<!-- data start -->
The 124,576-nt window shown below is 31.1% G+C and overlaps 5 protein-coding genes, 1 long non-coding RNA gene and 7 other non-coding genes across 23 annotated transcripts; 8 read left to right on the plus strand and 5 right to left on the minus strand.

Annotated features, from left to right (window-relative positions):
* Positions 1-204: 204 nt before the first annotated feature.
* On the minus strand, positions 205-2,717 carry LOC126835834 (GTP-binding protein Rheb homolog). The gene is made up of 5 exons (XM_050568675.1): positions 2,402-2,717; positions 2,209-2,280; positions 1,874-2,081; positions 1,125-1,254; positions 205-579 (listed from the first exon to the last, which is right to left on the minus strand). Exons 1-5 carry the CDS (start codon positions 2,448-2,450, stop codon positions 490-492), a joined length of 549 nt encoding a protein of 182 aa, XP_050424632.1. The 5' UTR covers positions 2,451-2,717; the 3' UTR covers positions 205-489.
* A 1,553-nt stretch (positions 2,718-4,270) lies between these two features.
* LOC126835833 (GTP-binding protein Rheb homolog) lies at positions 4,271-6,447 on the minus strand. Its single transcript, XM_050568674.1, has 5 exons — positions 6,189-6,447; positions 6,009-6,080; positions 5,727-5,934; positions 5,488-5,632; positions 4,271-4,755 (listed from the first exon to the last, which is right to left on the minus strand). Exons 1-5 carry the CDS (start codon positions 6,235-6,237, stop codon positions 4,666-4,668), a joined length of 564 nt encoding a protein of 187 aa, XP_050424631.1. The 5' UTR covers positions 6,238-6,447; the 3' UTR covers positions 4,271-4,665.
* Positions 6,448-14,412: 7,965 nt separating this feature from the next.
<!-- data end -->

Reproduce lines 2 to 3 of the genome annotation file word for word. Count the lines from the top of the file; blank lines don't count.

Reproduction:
Annotated features, from left to right (window-relative positions):
* Positions 1-204: 204 nt before the first annotated feature.